4 Signs You May Have Leaky Gut Syndrome
An estimated 60-70 million Americans are affected by a digestive conditions, according to the National Institutes of Health (NIH). One of the most prevalent digestive disorders, and not a disease, is a condition called “leaky gut syndrome.” Also known as intestinal permeability, leaky gut syndrome can have a direct impact on your overall health.
Leaky gut syndrome has been linked to a myriad of health issues ranging from general intestinal symptoms such as occasional constipation, gas and bloating to more symptoms related to mood.
Many likely culprits of leaky gut syndrome can be linked to an unhealthy diet, stress and environmental toxins. As the medical community continues to learn more about leaky gut, it becomes more apparent that millions of Americans might be suffering from this condition. You might be asking yourself: how do I know if I have leaky gut syndrome?
In this article, we will cover:
- What is leaky gut syndrome
- Signs and symptoms of leaky gut syndrome
- How to repair leaky gut syndrome
What is Leaky Gut Syndrome?
The intestinal lining of our stomach plays an important role in our digestive system. In fact, it acts as a guardian to keep bad bacteria and undigested foods from slipping through the tissues or junctions in our gut, under the intestinal lining and into our bloodstream. When these gut junctions become loose due to stress, diet or many other environmental factors, it can lead to what is called, leaky gut syndrome.
If leaky gut syndrome continues to persist, it can also prevent our bodies from absorbing the needed nutrients that we get from the foods we eat. In fact, ongoing studies are finding that our gut health is directly connected to our brain and mood.
Signs and Symptoms of Leaky Gut Syndrome
Many of the signs of leaky gut syndrome are so ambiguous that they can be easily overlooked or blamed on other digestive and dietary issues. So it’s worth considering your own symptoms and exploring if leaky gut syndrome might be the cause.
Here are four signs that your digestive issues could be linked to leaky gut syndrome:
1. Sensitivity to foods
Food allergies are on the rise among Americans. Some of the most common foods associated with allergies include gluten, corn, soy, eggs, peanuts (legumes) and vegetables such as bell peppers, tomatoes and eggplant. There could be many causes for a food allergy or intolerance, but it’s worth considering leaky gut, which has also been linked to food allergies.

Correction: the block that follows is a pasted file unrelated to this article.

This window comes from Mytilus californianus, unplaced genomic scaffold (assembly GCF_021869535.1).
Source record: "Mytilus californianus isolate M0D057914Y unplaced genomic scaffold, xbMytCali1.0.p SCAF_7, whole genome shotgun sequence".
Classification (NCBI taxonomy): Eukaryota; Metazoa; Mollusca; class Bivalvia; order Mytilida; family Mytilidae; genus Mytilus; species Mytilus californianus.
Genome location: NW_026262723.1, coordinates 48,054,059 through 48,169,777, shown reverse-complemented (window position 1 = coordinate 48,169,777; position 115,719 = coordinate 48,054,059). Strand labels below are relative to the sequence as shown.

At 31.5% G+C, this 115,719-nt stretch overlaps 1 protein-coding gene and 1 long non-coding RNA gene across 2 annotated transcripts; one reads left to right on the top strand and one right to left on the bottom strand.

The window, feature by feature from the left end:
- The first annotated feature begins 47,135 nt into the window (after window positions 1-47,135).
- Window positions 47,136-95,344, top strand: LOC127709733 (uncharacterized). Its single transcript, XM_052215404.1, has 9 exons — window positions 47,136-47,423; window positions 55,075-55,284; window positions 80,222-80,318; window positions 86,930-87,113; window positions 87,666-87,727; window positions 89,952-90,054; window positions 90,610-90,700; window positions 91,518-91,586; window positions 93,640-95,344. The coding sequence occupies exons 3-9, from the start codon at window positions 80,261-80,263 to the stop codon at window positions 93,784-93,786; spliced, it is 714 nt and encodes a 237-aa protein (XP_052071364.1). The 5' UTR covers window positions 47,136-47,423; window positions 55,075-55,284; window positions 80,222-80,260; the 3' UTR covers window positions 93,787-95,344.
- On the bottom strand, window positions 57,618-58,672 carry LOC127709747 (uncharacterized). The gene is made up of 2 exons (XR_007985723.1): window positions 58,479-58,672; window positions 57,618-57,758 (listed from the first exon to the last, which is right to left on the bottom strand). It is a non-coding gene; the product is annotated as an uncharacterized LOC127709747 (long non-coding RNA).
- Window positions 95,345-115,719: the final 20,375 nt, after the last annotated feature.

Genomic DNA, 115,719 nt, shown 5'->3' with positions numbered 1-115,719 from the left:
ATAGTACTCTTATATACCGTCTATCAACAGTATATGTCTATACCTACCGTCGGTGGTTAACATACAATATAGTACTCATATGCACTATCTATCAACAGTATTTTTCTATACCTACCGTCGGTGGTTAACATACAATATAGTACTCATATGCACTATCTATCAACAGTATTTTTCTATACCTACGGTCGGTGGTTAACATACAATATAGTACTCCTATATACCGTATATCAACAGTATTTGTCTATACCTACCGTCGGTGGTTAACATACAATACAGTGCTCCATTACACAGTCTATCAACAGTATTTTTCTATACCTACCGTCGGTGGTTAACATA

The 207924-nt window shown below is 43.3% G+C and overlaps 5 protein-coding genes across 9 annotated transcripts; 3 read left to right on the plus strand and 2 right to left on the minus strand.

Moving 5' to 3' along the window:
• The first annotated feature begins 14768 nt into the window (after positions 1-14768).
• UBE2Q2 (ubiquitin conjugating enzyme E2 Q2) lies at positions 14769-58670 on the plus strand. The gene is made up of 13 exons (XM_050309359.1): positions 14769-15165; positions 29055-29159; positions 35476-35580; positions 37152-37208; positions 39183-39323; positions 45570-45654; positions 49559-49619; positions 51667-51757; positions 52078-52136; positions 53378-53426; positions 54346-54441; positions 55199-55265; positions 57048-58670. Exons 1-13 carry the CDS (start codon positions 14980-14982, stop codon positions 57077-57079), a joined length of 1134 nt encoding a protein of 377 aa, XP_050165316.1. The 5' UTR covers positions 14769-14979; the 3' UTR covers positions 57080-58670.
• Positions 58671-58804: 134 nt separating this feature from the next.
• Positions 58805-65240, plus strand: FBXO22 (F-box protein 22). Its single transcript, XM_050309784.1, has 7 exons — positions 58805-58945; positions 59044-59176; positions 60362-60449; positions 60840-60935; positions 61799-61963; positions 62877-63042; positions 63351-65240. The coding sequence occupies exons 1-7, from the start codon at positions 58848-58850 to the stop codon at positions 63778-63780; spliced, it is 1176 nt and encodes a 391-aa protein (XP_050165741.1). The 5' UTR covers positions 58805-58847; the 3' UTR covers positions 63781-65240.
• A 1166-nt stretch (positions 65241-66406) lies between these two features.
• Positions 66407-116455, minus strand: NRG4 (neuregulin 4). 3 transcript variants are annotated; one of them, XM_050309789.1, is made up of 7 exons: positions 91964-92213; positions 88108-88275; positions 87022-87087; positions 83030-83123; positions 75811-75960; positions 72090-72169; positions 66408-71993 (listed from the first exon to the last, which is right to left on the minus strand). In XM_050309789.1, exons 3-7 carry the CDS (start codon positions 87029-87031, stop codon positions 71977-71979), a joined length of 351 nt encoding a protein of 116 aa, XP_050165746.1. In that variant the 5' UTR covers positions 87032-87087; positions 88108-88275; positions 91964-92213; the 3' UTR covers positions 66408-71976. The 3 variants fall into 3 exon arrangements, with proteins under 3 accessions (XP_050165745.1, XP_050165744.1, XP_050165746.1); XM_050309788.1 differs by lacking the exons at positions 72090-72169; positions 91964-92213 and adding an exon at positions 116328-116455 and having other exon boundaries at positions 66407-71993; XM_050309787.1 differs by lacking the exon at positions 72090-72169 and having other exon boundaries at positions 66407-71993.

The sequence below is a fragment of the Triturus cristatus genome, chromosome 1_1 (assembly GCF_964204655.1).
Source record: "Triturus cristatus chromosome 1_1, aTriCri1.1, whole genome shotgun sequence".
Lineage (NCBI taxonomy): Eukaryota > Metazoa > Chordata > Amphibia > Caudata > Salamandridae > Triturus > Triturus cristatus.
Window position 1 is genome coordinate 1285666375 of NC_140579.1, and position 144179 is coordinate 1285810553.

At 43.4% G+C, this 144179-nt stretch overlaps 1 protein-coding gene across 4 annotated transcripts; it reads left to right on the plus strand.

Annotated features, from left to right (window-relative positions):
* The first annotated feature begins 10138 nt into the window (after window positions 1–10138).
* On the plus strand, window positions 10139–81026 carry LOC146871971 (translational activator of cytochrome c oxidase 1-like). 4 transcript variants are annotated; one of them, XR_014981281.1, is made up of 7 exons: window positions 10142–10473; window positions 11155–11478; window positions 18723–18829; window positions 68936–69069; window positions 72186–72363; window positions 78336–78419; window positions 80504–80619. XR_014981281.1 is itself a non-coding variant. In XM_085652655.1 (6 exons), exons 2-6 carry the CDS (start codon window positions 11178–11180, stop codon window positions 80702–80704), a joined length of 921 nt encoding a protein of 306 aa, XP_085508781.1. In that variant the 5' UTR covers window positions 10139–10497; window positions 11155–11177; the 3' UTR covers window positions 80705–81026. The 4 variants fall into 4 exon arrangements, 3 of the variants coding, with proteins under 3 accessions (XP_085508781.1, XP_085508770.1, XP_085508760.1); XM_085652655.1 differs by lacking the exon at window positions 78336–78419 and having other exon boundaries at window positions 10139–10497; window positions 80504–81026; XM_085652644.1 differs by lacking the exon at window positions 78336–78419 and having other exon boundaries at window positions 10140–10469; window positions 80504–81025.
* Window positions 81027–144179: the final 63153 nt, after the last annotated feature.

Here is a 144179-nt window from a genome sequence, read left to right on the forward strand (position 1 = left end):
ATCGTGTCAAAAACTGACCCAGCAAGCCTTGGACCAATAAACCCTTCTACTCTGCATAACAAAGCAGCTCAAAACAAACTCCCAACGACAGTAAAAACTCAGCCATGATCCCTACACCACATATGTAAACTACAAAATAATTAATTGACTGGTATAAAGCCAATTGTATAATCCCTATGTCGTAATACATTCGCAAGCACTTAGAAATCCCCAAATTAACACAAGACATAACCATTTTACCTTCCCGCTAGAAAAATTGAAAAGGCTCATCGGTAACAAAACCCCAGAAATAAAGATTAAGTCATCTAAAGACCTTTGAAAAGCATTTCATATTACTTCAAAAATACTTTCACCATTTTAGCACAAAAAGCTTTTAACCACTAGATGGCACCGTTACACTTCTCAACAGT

2. Inability to Absorb Nutrients
When our bodies are not able to properly absorb nutrients from foods, the digestive enzymes in our stomachs are depleted as well. Since leaky gut syndrome is directly related to the intestinal lining in our stomachs, which allows absorption of foods and nutrients, it would make sense that leaky gut syndrome could be the cause.
3. Changes in mood
Recent research from John Hopkins has pointed to a strong correlation between the health of our gut and our brain. This gut-brain axis is also connected to our mood and emotions. Recent studies suggest that close to 90% of the body’s serotonin (a chemical mood stabilizer) is made in our digestive system.
While more research is needed, there is enough evidence to suggest that mood may be linked to a leaky gut.
4. Inability to lose weight
If you’ve been struggling to lose those extra pounds, it could be related to the health of your gut. Some studies have suggested that the inability to absorb nutrients from your diet could hamper your metabolism and any efforts to shed additional pounds.
How to Repair Leaky Gut Syndrome
If these signs sound familiar, then you might be suffering from leaky gut syndrome. The good news is that there are some ways to help heal your gut and leaky gut syndrome.
Probiotics and prebiotics
The bacteria in our stomach play an integral role in the health of our gut. This good gut bacteria known as Lactobacillus and Bifidobacterium help aid in digestion among other benefits. Whenever that gut balance is thrown off probiotics and prebiotics can help replenish these bacteria by promoting the growth of Lactobacillus and Bifidobacterium.
Probiotics are made by isolating live microorganisms and adding them to a food or supplement. Prebiotics are similar, but you consume them as a food source that can be processed through your digestive system. Prebiotics can be found naturally in foods such as apples, asparagus, leeks and garlic
Bovine colostrum supplements
Colostrum is the premilk released by female mammals before breastmilk production begins following the birth of their offspring. Colostrum contains the necessary nutrients for the first few days of life. One of the more popular forms of colostrum used today is cow or bovine colostrum supplements.
Bovine colostrum is collected from a mother cow after her calf has received all the colostrum it needs. The rest is set aside by dairy farmers. Then it is dried and made into a pill supplement that is safe for human consumption, according to strict FDA guidelines.
Bovine colostrum contains unique components such as growth factors, which can promote cell repair and growth, as well as proteins and nutrients. Some studies have shown that these bioactive components can help strengthen the gut lining and tighten junctions while improving symptoms of leaky gut syndrome.
If you find you are suffering from digestive issues, it might be worth investigating the possibility of leaky gut syndrome as the cause. Regardless, maintaining proper gut health should be top priority to living the healthiest life possible.